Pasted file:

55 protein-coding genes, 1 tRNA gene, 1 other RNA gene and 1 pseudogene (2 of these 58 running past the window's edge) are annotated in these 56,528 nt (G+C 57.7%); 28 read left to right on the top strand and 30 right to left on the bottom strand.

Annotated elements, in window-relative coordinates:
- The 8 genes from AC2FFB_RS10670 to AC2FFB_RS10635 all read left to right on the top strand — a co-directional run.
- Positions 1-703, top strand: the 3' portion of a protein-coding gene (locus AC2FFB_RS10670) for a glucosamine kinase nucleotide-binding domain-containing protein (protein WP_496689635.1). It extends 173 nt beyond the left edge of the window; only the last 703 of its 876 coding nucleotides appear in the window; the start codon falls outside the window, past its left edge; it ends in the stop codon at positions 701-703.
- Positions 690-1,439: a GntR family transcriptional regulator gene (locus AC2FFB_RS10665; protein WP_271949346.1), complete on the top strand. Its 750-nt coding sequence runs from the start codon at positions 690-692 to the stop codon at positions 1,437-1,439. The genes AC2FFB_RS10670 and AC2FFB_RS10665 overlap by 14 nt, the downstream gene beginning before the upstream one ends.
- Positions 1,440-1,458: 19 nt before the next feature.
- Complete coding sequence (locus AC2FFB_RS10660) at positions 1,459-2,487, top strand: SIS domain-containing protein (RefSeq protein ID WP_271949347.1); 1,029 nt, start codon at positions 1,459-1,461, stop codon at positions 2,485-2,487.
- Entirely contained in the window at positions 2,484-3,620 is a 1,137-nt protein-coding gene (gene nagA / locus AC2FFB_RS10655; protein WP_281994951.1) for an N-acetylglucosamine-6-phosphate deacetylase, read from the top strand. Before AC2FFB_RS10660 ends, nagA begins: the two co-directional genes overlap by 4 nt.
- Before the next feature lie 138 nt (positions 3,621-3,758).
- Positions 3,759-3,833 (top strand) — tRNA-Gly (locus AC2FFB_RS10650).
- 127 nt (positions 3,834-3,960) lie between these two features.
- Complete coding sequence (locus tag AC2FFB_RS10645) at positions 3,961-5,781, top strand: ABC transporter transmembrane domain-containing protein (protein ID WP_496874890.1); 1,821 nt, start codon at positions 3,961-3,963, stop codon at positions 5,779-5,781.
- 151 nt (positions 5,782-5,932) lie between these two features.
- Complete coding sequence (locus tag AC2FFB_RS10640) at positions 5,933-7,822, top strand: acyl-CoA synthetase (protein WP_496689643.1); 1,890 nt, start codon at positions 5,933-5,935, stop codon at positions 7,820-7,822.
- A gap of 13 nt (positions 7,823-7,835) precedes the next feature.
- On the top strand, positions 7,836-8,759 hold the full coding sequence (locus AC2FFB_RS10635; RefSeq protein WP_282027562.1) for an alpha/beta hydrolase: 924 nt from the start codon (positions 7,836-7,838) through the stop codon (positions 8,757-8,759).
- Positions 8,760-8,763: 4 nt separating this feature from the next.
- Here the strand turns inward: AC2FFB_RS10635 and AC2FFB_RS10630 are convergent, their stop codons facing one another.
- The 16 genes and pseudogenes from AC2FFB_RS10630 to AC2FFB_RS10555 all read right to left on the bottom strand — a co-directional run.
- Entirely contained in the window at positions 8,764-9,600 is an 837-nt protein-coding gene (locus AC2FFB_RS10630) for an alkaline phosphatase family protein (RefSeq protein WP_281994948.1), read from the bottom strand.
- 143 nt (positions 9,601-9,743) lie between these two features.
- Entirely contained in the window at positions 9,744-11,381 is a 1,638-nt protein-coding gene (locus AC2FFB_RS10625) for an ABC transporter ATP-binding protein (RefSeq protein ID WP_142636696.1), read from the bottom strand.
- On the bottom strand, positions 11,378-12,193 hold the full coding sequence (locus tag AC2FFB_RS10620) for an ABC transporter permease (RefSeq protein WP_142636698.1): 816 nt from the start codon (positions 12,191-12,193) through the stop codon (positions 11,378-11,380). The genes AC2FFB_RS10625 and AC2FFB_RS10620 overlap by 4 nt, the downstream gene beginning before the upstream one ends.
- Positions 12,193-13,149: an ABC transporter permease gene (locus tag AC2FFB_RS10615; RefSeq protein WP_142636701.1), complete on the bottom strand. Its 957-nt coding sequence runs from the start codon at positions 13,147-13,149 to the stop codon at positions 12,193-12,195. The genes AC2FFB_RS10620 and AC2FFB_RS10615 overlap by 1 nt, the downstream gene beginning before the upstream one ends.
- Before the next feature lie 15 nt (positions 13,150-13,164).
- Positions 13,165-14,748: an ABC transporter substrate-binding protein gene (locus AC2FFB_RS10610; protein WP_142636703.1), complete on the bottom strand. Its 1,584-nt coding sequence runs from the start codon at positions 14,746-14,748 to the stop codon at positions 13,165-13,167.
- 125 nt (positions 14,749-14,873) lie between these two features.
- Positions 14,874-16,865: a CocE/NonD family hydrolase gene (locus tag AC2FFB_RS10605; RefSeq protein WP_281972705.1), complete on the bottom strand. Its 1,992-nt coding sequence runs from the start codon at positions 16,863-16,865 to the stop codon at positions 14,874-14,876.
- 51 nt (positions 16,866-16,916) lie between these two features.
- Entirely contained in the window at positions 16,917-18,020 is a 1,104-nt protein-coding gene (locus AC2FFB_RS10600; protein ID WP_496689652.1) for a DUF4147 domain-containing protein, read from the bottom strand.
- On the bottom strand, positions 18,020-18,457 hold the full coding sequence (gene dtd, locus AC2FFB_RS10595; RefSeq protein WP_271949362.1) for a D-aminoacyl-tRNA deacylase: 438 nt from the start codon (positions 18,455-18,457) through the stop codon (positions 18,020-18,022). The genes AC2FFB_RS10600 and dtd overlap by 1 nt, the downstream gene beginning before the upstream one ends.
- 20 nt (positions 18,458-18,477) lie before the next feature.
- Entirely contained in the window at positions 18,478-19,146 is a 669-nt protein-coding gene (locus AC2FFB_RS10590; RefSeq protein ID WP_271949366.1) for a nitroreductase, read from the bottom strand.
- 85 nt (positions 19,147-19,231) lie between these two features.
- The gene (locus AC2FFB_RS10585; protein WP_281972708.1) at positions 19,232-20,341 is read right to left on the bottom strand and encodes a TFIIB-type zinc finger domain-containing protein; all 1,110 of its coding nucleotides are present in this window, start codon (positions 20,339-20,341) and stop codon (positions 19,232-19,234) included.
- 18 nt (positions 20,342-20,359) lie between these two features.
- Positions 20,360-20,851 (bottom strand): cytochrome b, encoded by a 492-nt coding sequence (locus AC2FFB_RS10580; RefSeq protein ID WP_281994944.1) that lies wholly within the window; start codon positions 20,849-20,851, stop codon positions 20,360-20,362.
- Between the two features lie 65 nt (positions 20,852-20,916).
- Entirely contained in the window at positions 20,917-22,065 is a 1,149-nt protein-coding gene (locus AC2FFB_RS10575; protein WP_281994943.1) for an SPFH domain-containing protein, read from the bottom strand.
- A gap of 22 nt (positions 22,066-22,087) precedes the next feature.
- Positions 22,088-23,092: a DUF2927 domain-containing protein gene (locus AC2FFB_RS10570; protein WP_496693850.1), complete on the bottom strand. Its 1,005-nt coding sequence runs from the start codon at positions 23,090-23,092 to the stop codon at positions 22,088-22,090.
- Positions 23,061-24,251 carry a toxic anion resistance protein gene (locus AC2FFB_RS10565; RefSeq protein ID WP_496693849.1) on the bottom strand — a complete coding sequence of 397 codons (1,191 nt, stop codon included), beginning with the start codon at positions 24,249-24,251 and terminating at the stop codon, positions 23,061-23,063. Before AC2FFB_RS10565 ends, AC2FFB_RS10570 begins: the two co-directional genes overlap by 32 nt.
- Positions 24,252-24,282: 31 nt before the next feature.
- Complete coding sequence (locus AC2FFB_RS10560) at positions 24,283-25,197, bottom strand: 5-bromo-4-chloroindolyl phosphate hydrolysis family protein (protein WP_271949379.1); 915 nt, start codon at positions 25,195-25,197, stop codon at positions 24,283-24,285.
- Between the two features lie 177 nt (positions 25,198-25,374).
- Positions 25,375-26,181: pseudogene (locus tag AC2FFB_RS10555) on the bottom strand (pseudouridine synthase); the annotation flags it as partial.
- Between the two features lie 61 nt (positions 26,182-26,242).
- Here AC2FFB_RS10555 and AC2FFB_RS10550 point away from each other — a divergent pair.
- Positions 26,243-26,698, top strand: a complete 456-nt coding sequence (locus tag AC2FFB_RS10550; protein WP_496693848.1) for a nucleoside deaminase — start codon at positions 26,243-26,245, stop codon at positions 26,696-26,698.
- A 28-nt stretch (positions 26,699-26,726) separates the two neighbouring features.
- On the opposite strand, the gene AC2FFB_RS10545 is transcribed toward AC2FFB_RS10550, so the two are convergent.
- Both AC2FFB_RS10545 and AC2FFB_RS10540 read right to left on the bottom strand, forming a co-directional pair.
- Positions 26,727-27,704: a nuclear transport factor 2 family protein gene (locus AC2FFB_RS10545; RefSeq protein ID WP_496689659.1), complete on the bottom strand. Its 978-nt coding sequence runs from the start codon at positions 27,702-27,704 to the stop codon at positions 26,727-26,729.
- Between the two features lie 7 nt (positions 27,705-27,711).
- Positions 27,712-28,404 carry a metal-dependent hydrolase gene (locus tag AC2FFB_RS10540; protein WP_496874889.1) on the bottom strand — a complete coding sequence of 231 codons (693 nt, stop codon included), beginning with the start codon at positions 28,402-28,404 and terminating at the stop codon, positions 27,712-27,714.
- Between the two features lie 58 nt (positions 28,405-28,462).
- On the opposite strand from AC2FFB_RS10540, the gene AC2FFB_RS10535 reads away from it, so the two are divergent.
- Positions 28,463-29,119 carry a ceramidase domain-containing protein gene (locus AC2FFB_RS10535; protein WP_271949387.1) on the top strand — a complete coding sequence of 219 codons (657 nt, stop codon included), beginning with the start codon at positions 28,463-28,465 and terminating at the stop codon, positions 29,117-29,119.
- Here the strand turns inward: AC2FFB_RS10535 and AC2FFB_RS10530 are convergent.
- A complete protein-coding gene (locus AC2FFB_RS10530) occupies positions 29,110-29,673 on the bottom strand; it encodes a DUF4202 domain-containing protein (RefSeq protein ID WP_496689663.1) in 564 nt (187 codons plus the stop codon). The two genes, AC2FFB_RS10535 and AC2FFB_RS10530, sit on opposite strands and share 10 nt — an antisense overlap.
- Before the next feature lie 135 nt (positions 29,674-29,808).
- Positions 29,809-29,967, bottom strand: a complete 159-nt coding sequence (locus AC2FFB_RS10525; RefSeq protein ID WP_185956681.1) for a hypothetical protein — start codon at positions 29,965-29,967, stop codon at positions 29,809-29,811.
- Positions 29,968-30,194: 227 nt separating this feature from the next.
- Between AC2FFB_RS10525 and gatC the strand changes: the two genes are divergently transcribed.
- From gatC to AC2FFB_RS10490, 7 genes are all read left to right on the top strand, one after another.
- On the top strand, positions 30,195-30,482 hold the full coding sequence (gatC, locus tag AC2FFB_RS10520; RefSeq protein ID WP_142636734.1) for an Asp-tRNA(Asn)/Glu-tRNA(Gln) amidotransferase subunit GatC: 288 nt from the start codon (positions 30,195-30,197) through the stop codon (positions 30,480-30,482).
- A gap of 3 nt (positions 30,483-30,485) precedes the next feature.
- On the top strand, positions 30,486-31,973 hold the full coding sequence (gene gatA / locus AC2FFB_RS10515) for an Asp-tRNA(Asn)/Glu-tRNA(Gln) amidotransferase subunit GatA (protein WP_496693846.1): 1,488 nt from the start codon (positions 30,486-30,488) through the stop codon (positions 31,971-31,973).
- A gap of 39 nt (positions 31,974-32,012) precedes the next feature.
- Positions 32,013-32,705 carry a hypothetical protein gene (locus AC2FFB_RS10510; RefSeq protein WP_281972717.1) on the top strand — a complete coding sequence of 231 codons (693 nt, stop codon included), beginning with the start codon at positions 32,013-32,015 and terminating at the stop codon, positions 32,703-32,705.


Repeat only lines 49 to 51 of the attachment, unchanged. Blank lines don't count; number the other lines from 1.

- Positions 26,243-26,698, top strand: a complete 456-nt coding sequence (locus tag AC2FFB_RS10550; protein WP_496693848.1) for a nucleoside deaminase — start codon at positions 26,243-26,245, stop codon at positions 26,696-26,698.
- A 28-nt stretch (positions 26,699-26,726) separates the two neighbouring features.
- On the opposite strand, the gene AC2FFB_RS10545 is transcribed toward AC2FFB_RS10550, so the two are convergent.